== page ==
Aeshnidae - Hawkers
Gomphidae - Clubtails
Neopetaliidae - Redspots
Petaluridae - Petaltails
Cordulegastridae - Goldenrings
Chlorogomphidae - Tigerbodies
Macromiidae - River Emeralds
Synthemistidae - Southern Emerlads
Corduliidae - Emeralds
Libellulidae - Perchers, Darners
The dragonfly is an insect belonging to the Order Odonata, Suborder Anisoptera and characterized by large multifaceted eyes, two pairs of strong transparent wings, and an elongated body. Dragonflies typically eat mosquitoes, midges and other small insects like flies, bees, and butterflies. They are usually found around lakes, ponds, streams, and wetlands for the reason that their larvae (known as nymphs) are aquatic. Dragonflies do not bite or sting humans. In fact, they are valued as a predator that helps control the populations of insects that do, such as mosquitoes.
The life cycle of the dragonfly, from egg to death of adult, is from six months to as much as six or seven years. Female dragonflies lay eggs in or near water, often in or on floating or emergent plants. Most of their life cycle is spent in the larval (nymph) form, beneath the water surface, using internal gills to breathe, catching other invertebrates or even vertebrates such as tadpoles and fish. In the adult (flying) stage, larger species of dragonfly can live as long as four months. Dragonflies have very good eyesight due to their unique eye structure. Dragonflies have up to 30,000 facets to their eyes, each one is a seperate light-sensing organ or ommatidia, arranged to give them nearly a 360° field of vision.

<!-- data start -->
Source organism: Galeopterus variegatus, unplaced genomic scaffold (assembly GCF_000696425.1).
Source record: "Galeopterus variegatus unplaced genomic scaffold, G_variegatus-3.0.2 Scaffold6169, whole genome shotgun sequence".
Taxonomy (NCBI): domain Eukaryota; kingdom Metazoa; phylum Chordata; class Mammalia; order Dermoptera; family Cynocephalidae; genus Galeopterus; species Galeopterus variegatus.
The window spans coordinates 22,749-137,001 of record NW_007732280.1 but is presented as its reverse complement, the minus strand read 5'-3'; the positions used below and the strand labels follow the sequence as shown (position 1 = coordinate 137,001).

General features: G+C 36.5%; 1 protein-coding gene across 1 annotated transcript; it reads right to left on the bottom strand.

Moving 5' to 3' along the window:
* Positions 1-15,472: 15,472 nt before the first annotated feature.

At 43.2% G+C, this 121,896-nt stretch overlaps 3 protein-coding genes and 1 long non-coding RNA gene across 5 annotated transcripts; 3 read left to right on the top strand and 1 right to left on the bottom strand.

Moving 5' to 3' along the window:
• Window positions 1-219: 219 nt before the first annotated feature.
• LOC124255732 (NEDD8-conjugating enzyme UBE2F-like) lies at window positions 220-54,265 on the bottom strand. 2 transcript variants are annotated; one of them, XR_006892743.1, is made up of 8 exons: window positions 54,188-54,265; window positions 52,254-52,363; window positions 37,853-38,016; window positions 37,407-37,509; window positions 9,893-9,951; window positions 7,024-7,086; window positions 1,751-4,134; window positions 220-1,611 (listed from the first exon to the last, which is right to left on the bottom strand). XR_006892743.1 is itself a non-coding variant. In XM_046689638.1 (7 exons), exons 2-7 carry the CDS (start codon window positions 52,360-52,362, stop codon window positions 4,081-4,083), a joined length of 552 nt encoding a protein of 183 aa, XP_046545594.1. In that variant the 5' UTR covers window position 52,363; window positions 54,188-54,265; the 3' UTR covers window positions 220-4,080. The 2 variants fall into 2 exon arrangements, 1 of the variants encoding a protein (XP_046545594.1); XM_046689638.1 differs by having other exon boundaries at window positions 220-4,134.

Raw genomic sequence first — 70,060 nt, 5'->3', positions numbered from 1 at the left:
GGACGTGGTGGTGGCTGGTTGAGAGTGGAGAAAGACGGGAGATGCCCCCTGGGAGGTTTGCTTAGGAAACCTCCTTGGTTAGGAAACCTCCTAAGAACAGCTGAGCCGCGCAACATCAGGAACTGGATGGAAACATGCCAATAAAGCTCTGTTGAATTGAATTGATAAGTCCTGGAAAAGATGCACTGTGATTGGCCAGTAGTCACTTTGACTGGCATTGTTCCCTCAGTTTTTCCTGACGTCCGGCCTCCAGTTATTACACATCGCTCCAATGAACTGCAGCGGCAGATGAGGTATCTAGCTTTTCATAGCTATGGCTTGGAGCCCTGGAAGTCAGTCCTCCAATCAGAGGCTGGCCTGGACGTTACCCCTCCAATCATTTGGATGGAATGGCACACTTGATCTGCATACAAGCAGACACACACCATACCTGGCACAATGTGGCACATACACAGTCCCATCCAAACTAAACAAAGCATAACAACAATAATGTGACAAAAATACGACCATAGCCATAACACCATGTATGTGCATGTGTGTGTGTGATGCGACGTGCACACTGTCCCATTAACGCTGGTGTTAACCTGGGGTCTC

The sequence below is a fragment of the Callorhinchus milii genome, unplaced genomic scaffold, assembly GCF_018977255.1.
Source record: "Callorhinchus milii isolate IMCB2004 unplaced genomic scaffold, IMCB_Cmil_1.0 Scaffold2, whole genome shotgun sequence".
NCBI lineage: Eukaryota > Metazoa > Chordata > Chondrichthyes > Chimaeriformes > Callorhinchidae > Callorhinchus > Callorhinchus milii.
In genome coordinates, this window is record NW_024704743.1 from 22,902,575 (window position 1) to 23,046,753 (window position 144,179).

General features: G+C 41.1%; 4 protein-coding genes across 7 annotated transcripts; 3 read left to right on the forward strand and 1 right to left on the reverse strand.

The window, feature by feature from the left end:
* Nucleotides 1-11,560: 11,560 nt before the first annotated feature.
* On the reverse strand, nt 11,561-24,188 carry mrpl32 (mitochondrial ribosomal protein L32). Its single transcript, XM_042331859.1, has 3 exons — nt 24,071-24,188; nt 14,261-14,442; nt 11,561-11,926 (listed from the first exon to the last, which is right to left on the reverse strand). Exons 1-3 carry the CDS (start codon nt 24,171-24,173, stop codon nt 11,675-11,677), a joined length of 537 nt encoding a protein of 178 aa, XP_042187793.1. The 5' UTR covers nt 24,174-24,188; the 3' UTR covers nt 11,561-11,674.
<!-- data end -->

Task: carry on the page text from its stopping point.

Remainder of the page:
Much larger dragonfly species existed in the distant past than occur on earth today. The largest, found as a fossil, is an extinct Protodonatanamed Meganeura monyi from the Permian period with a wingspan of 70–75 cm (27.5–29.5 in). This compares to 19 cm (7.5 in) for the largest modern species of odonates, the Hawaiian endemic dragonfly, Anax strenuus. The smallest modern species recorded is the libellulid dragonfly, Nannophya pygmaea from east Asia with a wing span of only 20 mm, or about 3/4 of an inch.
The Common Green Darner dragonfly (Anax junius) is nicknamed "Darning Needle" because of its body shape. It is one of the biggest and fastest-flying dragonflies. It can reach a blazing speed of 53 miles (85 km) per hour.
Damselflies (Suborder Zygoptera) are often confused with dragonflies, but the two insects are distinct: damselflies at rest hold their wings together above the body, whereas dragonflies at rest hold them out, either horizontally or slightly down and forward. Also, the eyes on a damselfly are separated, while those of the dragonfly are nearly touching. Both are members of Odonata, and their life cycles are similar.
It was recently discovered that dragonflies employ an optical illusion to stalk other insects who invade their territory. A dragonfly can move in such a way as to project itself as a stationary object while speedily attacking its victims, new research suggests. These findings illustrate for the first time how dragonflies use complex camouflaging techniques during aerial combat.
Some common species
1. Notable physicist Richard Feynman chased dragonflies around a pool once to prove to his friends that, while dragonflies evoke a particular kind of terror in some humans, they are in fact completely harmless.
- Silsby, Jill. 2001. Dragonflies of the World. Smithsonian Institution Press, Washington D.C. ISBN 1560989599
- Insect behaviour: Motion camouflage in dragonflies.. Nature. 2003 Jun 5;423(6940):604.